Saturday, March 13, 2010

Sunscreens could damage your health, researcher warns

This is just computer modelling crap. Real people are too pesky, I guess. For once the bureaucrats get it right. See last sentence below

Nanoparticles used to make some sunscreens transparent may also be toxic, according to Australian research. A study by Amanda Barnard, of the CSIRO, found the nanoparticles that provided the best transparency and sun protection also had the highest risk of producing free radicals.

Using computer modelling, Dr Barnard analysed the properties of the man-made titanium dioxide nanoparticles found in some sunscreens, testing them in three areas: sun protection, transparency and potential for producing free radicals.

Studying various sizes of particles, she found that the smaller the nanoparticle, the better the sun protection and transparency. "Unfortunately the small ones also have a high surface-to-volume ratio and the surfaces are where the free radicals are produced through a photochemical, or light induced reaction."

Dr Barnard won the 2009 Malcolm McIntosh Prize for physical scientist of the year for her work on nanoparticles - tiny particles used in many products including sunscreens, cosmetics and paints. Her latest research, to appear in the journal Nature Nanotechnology next month, found only particles less than 13 nanometres in size minimised free radical production while retaining other desirable properties. The nanoparticles in sunscreens range from three to 200 nanometres.

The results add to questions about the safety of such sunscreens. The concern is whether the nanoparticles interact with sunlight to produce free radicals that damage tissues or DNA. "Currently it's a situation of 'Is it better to protect yourself from UV rays or hold off and see what happens?' But in the future it may be 'Is it better to protect yourself from UV rays or protect yourself from something else?"' she said.

A spokeswoman for the Therapeutic Goods Administration said "the findings are predicated on a number of assumptions that do not necessarily reflect real life situations or actual product formulations".


NY food Fascists go totally mad

NY restaurants face total salt ban if politician gets his way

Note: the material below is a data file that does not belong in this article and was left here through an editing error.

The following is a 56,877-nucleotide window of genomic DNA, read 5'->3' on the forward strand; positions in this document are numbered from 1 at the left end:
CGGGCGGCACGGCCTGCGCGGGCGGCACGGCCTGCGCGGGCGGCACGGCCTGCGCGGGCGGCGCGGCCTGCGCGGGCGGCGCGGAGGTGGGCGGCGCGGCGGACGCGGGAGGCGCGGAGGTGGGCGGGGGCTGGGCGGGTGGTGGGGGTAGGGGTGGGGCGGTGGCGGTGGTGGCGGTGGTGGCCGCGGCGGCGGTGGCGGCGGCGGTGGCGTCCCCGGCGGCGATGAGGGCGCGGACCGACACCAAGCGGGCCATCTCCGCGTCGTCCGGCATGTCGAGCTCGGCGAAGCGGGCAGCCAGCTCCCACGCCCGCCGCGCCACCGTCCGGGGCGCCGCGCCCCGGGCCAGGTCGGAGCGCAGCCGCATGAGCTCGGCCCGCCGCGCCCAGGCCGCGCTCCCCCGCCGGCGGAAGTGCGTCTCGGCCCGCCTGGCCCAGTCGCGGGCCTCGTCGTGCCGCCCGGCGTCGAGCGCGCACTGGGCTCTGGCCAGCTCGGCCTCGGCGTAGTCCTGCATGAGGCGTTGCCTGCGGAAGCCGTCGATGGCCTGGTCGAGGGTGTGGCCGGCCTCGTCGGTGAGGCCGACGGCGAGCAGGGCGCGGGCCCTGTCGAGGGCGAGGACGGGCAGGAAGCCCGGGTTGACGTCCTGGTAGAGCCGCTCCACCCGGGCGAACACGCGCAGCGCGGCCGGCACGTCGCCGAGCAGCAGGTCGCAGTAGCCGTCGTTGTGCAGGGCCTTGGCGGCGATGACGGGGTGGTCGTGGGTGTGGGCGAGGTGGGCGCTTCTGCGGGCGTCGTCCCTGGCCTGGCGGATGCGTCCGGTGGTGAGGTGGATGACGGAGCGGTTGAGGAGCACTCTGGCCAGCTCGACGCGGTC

The nannying tendencies of New York's civic leaders have reached a new level with a proposal to fine restaurants that add salt to food. Bill A10129 would fine restaurateurs $1000 each time they were caught adding salt to food. Felix Ortiz, a New York assemblyman who proposed the bill, said it would allow diners to choose whether to do it themselves.

The administration of Michael Bloomberg, New York City's mayor, has already outlawed smoking from many public areas, banned unhealthy trans fats from prepared food and ordered many restaurants to list the calories in each item on the menu. He also favours a new tax on sweet fizzy drinks to help cut obesity.

An estimated 1.5 million New Yorkers suffer from high blood pressure and Mr Bloomberg is keen to encourage people to consume less sodium, which can exacerbate the problem. However, the mayor has stopped well short of proposing an outright ban on restaurants adding salt, instead campaigning for a voluntary cut of a quarter over five years.

Mr Ortiz claimed that reducing the sodium content of food could cut deaths in the city by as much as 100,000. My Food My Choice, a coalition of restaurateurs, chefs and consumers, described his proposal as "absurd".


Breakthrough in fight against head lice

IVERMECTIM, a pill prescribed for the skin disease known as scabies, also gets rid of hair lice that are resistant to conventional lotions, a study published overnight says.

Lice affects over 100 million people worldwide each year, especially children of primary school age, according to the paper, appearing in the New England Journal of Medicine. The main treatments are diluted forms of an insecticide called permethrin and malathion, but since the 1990s lice have becoming more and more resistant to these chemicals. That has left parents with little choice other than to be, literally, nit-pickers -- to go through their children's hair with a fine comb to haul out the parasites.

Ivermectin is a promising alternative, say French researchers who led the study. They tested it in a trial involving 812 adults and children in 376 households in Britain, France, Ireland and Israel. Half of the patients were treated with malathion and half with ivermectin, which was administered twice, seven days apart, at a dose of 400 microgrammes per kilo (2.2 pounds). After two weeks, 95.2 percent of the ivermectin group were lice-free, compared with 85 percent in the malathion group.

"Ivermectin is more effective than the best anti-lice lotion, but it should be reserved for difficult, resistant cases," the study's coordinator, Olivier Chosidow of France's National Institute of Health and Medical Research (INSERM), told AFP. Over-using the drug could make it succumb to resistance, following the same path as the lotions, he said.


1 comment:

DaveH said...

Ivermectin has been around for a long long time (1980's). The original papers on human use against lice date back to 2005 and 2008.